Image by PDR via FlickrI had an experience at the weekend which was enjoyable and terrifying at the same time. I went with friends for a trial ride at the Manchester National Velodrome.
It's a fantastic facility, as befits one of the few sports at which the UK excel internationally. The banked track looks impossibly steep from below and the first couple of laps were terrifying. Then I relaxed my death grip on the bars and soon found myself accelerating into the corners and taking the banking higher and higher. Looking down onto riders 10ft (seemingly vertically) below was disconcerting. Being on a fixed track bike means there is no respite. I finished exhausted but buzzing!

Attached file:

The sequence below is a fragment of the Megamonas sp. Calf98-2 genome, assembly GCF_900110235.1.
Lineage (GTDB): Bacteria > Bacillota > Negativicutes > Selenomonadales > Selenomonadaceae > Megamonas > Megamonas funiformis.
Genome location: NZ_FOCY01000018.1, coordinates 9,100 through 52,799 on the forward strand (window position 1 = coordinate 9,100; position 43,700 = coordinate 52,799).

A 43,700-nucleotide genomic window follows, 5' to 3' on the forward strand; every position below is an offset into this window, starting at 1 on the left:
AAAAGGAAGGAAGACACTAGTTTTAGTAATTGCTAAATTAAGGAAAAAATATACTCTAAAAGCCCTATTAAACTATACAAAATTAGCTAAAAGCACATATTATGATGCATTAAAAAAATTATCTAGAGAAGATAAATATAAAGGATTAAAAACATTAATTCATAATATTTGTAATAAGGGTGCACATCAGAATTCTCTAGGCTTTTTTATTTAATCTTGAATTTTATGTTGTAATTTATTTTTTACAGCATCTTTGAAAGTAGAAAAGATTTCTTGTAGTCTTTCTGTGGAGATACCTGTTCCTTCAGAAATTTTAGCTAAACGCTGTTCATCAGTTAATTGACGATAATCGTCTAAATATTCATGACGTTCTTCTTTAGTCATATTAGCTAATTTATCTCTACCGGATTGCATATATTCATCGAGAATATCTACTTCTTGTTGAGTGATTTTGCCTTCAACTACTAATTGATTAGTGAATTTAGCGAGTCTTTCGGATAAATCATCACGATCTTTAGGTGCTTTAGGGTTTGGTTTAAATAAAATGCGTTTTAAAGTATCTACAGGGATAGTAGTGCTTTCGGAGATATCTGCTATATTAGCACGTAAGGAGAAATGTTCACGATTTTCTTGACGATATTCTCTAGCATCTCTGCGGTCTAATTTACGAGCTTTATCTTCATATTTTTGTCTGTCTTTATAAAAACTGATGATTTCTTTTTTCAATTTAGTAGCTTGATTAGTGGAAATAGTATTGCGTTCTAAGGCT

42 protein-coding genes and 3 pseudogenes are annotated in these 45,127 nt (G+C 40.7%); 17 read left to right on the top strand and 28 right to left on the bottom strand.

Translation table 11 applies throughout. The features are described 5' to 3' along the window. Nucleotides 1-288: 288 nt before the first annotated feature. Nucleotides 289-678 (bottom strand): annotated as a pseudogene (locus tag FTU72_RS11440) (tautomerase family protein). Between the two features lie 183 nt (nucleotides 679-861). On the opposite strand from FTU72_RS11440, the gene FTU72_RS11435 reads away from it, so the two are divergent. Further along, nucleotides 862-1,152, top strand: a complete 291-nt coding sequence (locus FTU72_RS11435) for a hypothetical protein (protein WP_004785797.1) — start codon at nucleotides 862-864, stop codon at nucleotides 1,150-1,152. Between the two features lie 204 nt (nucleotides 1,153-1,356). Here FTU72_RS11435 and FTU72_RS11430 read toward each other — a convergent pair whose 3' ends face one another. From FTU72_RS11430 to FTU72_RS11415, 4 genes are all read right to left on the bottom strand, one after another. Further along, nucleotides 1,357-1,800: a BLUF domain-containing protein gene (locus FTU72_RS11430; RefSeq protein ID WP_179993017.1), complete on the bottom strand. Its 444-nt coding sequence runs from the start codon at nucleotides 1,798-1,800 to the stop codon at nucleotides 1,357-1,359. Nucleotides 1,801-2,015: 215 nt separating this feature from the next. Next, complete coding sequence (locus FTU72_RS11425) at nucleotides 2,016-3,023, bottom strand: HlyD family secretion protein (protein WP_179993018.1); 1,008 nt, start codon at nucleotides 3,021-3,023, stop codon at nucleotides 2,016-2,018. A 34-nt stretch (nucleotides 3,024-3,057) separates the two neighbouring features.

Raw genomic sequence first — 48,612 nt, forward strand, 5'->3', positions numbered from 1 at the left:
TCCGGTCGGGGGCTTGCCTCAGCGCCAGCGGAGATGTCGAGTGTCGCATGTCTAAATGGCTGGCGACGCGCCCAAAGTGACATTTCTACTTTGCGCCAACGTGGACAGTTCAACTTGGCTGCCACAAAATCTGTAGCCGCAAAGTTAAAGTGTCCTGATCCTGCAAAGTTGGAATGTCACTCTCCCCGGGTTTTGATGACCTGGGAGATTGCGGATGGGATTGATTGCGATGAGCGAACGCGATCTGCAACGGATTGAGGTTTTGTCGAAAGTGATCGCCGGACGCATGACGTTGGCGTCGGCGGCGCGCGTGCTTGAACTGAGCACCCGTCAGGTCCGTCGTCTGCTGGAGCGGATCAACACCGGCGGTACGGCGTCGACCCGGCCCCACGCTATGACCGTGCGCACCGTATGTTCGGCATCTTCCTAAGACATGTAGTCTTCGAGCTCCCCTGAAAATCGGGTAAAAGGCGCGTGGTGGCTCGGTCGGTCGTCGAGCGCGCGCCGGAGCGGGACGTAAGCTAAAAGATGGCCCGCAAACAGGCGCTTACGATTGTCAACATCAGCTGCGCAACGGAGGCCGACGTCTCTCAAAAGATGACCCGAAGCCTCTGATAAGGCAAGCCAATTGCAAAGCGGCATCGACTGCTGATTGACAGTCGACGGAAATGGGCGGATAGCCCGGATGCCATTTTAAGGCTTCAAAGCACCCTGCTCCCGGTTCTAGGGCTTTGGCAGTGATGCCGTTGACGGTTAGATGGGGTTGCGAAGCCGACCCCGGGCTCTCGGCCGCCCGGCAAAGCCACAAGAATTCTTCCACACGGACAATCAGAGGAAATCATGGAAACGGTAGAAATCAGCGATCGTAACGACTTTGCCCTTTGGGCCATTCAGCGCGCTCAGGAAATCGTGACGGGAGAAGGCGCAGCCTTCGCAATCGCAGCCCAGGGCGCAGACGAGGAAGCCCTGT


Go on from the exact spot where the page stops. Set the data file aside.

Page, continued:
Chatting to the coach afterwards, I mentioned that when I relaxed, I found it so much easier and that she should mention this in her pre-ride briefing for novices. She responded with "yes, that's why I always say in the pre-briefing that the most important thing is to relax, but they never listen". I can honestly say that with the anticipation and nerves, I have no recollection of this at all. It just reinforces the point that in knowledge transfer, you need to pick your moment, often need to repeat the message, and in the end sometimes people just need to experience stuff for themselves.